As may be best observed in FIG. 6, one end of the crankshaft 39 is connected to the crank pin 38 in a bearing 40. The other end of the crankshaft 39 is connected to the moving coil assembly 80 of the linear motor assembly 60 in a ball and socket joint. This joint, shown in detail in FIG. 5, consists of the ball 41 at the end of crankshaft 39 (observable in FIG. 6) and the socket defined by holes 84 at the upper extension 86 to coil assembly 81 of moving coil assembly 80 (observable in FIGS. 9 and 10). This construction, further discussed in conjunction with FIGS. 9 and 10, is one of the significant aspects of the present invention. Particularly, the crankshaft 39 will not transmit torque, or angular motion, between the moving coil assembly 80 and the linear motor assembly 60 which it connects. In the preferred embodiment this is because of the ball and socket joint, which joint could have equally as well been located at the other end of crankshaft 39. Alternatively, it should be recognized that crankshaft 39 could itself incorporate a rotary joint. Alternatively, other means well known in the art (such as hydraulics) for transmitting axial force without torque could have been used to couple the driving member of moving coil assembly 80 to the driven member of transducer 31.
Continuing in FIG. 6, the ends of the axle pin 35 which extend from the transducer cup 33 are located in bearings 37 in holes 44 in arms 43 which extend from the base of a gimbal cup 42. The bearings 37 are held firmly in the holes 44 in the gimbal cup arms 43 by orthogonally directed set screws 45 in the gimbal cup arms 43. Referencing FIG. 2, the gimbal cup 42 is held in place in the case 11 by screws 46, which pass through holes 47 in the gimbal cup 42 and into threaded holes 15 in the case 11. The base of the gimbal cup 42 fits against the upper plug 70 to the linear motor assembly 60.
The complete transducer mounting assembly 30 is illustrated in FIG. 7. In accordance with the present invention, the transducer mounting assembly 30 is capable of providing a sensor output which is indicative of the precise instantaneous angle that transducer 31 is tilted about pivot shaft 35. This sensor output is obtained from position-sensing toroidal coil 49, shown in FIG. 6 and further in expanded view in FIG. 8. The toroidal coil 49 is affixed within slot 50 within the base of the gimbal cup 42. The gap 51 of this toroidal coil 49 is variably entered by flange 48 of the transducer cup 33 dependent upon how much this transducer cup 33, and the transducer 31 mounted therein, are tilted about the axis defined by pivot shaft 35. The contours of flange 48 are such that a variable amount of metal, nominally a ferrous metal, will be rotated ie pass within the gap 51 of toroidal coil 49 in response to a corresponding variable tilt angle of the transducer 31. This amount of metal changes the inductance of toroidal coil 49 in a manner which may be sensed by interconnected electronics circuitry (not shown). Accordingly, the toroidal coil 49 which is variably entered in its gap 51 by flange 48 consitutes a sensor of the angular tilt of transducer 31.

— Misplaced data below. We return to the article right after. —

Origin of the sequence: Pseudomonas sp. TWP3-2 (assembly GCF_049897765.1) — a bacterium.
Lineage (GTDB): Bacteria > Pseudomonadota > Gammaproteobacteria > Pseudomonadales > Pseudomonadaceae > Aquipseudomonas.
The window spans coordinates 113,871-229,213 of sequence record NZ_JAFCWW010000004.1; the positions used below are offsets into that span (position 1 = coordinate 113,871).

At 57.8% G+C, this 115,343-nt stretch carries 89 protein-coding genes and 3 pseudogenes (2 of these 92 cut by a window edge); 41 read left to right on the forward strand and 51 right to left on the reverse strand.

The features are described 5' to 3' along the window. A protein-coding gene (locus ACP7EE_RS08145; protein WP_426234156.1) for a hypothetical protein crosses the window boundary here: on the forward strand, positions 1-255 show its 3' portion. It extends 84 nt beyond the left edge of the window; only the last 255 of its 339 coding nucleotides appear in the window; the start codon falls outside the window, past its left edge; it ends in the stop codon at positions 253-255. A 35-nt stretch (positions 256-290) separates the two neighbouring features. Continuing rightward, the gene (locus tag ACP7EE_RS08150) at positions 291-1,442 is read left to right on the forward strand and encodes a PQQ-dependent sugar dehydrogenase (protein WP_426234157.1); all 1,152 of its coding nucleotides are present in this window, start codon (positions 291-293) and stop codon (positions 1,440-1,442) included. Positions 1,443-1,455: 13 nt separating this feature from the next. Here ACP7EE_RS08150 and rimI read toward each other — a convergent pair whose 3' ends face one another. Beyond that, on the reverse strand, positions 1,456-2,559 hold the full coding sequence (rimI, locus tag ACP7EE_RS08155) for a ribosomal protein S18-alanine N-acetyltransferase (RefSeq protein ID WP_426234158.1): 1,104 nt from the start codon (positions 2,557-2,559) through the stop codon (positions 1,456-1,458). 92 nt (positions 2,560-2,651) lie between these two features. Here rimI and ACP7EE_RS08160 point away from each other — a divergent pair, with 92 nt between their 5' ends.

The linear motor 50 which is shown to be located within case 11 in FIG. 1 is further shown in exploded view in FIG. 10. The linear motor 60 includes illustrated components 61-96. An upper plug 70 is press fitted to the top of composite metal sleeve assembly 61 so that guide ridge 71 fits into radial guide slot 73. Likewise, lower plug 72 is press fitted to the bottom of sleeve assembly 61 so that guide ridge 74 fits into radial guide slot 75. Between the upper plug 70 and the lower plug 72 and within the sleeve assembly 61 is an upper compression spring 65, a motor subassembly 80 and a lower compression spring 67. The motor subassembly 80 includes permanent magnets 87, moving armature coil 81, and those miscellaneous parts which are all illustrated in exploded view in FIG. 9. The permanent magnets 87 are secured to sleeve assembly 61 by machine screws 91 which slip both holes 63 in sleeve 61 and holes 90 in the permanent magnets 87 in order to threadingly engage backing plates 89 to which the magnets 87 are permanently affixed. While the magnets 87 remain fixed to sleeve 61, the remaining parts of motor subassembly 80 (shown in FIG. 9) slide axially in sleeve 61.
Referencing FIG. 9, the motor subassembly 86 includes moving armature coil 81. A coil of wire 83 is wrapped about an H-frame 82 which is illustrated in isolation in FIG. 12. The wire coil 83 is substantially in a plane which is defined bby and which is perpendicular to the plane of the center portion 100 of H-frame 82. It may be observed in FIG. 9 that this plane is orthogonal to a straight line between oppositely disposed magnets 87. The North, or "N", and South, or "S", poles of the two magnets 87 are in opposite orientation as illustrated in FIG. 14. Consequently, the lines of magnetic force, or flux, between the magnets 87 are substantially as illustrated in FIG. 14. The plane of moving armature coil 81, and particularly of wire coil 83 therein, may be observed to be substantially orthogonal to the field lines of magnetic flux between the permanent magnets 87.